The documentary also describes the decline of Chicago's candy industry. Geographic location lost its importance while federal subsidies drove up the price of sugar. Many candy companies had to leave the U.S. to remain competitive. Still, the National Confection Association remains headquartered in Chicago and the Sweets and Snacks Expo has been coming here since 1997.
In addition to making the video, Tauzer designed the portable exhibit and its interactive components. He called in a curatorial consultant, Leslie Goddard, to provide the story line and obtain the images and artifacts. Goddard was a former employee of the Elmhurst Historical Museum and is presently executive director of the Graue Mill in Hinsdale.
Goddard has been giving talks on the history of candy-making in Chicago for the past decade. Her presentation has been turned into a book, Chicago Sweet Candy History, which is coming out the last week of August.
"The fun part was the research," Goddard said. "I have a huge sweet tooth and I was craving a Milky Way and a Baby Ruth while I was doing it." She explained how sweets touch our deepest consciousness. "Our first financial transaction in life is buying candy."
Goddard also talked about why Chicago became the candy capital. "Chicago grew up at the perfect time," she said, "when the railroads started and immigration peaked. A lot of Germans, Italians and Greeks with candy-making skills came to Chicago." The city's location also helped. "It was close to Wisconsin and the milk had to get to the factories quickly. It was also a railroad center which made for cheap shipping of commodities." Even Chicago winters were an advantage. "Candy remains very weather-sensitive, especially before refrigeration."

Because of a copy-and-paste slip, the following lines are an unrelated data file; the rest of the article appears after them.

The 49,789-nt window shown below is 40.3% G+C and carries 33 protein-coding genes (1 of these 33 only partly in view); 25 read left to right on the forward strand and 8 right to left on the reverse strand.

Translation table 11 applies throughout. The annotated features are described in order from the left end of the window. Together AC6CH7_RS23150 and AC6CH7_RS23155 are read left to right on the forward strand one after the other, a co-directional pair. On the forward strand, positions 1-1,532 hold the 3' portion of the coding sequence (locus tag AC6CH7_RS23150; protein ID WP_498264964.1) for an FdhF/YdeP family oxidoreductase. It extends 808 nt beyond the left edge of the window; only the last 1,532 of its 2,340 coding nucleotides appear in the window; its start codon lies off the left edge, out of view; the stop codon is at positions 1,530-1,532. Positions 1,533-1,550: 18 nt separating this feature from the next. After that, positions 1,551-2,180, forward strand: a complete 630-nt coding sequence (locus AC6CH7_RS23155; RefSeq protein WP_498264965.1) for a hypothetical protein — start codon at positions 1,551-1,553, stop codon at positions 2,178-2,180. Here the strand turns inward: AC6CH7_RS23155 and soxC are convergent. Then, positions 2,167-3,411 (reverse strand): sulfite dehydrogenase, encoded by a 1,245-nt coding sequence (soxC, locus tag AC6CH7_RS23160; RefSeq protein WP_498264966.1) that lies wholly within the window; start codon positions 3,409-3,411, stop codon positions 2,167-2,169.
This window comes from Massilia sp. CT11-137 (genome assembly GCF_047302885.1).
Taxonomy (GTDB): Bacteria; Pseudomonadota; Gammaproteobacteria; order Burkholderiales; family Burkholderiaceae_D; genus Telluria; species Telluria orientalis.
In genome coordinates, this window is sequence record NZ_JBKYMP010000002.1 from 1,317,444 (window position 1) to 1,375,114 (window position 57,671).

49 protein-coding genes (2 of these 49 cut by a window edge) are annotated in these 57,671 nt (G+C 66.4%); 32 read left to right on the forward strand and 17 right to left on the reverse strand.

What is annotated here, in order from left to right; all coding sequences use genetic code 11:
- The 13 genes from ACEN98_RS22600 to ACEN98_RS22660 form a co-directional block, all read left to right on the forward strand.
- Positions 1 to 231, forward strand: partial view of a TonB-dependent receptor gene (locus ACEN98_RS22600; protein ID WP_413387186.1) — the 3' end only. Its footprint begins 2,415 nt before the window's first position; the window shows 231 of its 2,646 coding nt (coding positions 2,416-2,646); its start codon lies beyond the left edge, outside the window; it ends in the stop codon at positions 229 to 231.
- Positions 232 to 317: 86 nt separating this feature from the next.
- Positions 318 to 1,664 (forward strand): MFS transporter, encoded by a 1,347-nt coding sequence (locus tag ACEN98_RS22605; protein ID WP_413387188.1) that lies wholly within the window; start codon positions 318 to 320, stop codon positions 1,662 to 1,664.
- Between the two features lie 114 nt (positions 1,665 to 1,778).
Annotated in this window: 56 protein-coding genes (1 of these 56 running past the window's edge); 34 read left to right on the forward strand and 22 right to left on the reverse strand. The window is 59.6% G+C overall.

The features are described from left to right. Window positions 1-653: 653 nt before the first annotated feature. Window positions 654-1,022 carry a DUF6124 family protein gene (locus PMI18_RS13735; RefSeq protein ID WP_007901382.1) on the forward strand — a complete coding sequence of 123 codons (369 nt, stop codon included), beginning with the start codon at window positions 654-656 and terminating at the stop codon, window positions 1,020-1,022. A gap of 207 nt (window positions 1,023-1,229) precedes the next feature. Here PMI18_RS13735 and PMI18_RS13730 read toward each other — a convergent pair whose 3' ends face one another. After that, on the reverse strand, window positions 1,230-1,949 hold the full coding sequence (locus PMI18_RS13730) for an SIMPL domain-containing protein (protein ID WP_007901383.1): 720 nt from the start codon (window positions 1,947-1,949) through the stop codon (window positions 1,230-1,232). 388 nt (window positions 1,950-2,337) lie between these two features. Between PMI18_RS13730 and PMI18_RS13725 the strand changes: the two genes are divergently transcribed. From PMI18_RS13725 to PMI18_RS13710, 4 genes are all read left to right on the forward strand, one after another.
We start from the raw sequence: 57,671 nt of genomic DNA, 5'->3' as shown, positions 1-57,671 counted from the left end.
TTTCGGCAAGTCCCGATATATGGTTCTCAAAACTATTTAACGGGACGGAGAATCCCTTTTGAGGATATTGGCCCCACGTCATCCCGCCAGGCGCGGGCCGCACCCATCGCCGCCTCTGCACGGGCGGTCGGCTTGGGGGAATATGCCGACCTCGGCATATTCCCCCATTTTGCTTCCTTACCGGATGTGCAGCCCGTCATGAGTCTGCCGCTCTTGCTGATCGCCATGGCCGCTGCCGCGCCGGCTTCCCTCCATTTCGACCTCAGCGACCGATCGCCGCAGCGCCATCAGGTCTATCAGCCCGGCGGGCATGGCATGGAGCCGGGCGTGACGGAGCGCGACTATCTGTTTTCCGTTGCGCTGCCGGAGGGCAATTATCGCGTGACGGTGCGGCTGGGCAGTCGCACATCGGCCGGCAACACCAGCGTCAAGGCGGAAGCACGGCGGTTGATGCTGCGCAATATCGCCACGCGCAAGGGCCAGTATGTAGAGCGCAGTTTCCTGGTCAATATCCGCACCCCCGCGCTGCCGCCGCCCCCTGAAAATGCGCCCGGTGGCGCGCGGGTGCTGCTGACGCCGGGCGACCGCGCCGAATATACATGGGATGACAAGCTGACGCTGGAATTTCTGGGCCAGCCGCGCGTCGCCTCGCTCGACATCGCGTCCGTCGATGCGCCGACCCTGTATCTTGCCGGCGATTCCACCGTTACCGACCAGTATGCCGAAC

After Tauzer recruited her, Goddard started gathering artifacts. "When people found out I was doing the exhibit, I learned that people collect candy tins and that kids collect crazy old wrappers. They let me take digital images of them." She found other artifacts on eBay and shelling out some of her own money.
It helped her cause that Chicago candy companies were relentless promoters. "The Baby Ruth emblem was put on everything: matchbooks, pocket knives, stuffed dolls. There was a lot of memorabilia. Cracker Jack prizes — there are whole societies devoted to collecting millions of these prizes." The priciest prize set her back $26.
Apart from these visual aids, Goddard also traced the stories behind the candy-making. She toured the Jelly Belly factory just across the border in Pleasant Prairie, Wis., the candy corn center of the universe. She went to the American Licorice Co. in Alsip. "They make Red Vines and Snaps," Goddard said. "I love licorice, red and black." (The famous scene in The Gold Rush in which Charlie Chaplin eats his shoe? All licorice, made by a Chicago candymaker).
Some of her favorite brands no longer exist. "Peerless made Root Beer Barrels for 92 years but they went out of business in 2007. The price of sugar has driven manufacturers out of the US and Peerless wasn't willing to leave."
Many people, she said, have no idea that Chicago had so many candy manufacturers. "A Forest Park man told me his mom had lived there her whole life before she first noticed the lemon and cinnamon smells from Ferrara Pan. You can also smell Blommer Chocolate in Chicago. No one complains about it."
The Elmhurst Historical Museum is located at 120 E. Park Ave. (630-833-1457 or visit www.elmhursthistory.org). The museum is open Tuesday through Sunday, from 1-5 p.m. Admission is free. You can test your hand-wrapping skills and travel back to your sweet past until Sept. 30.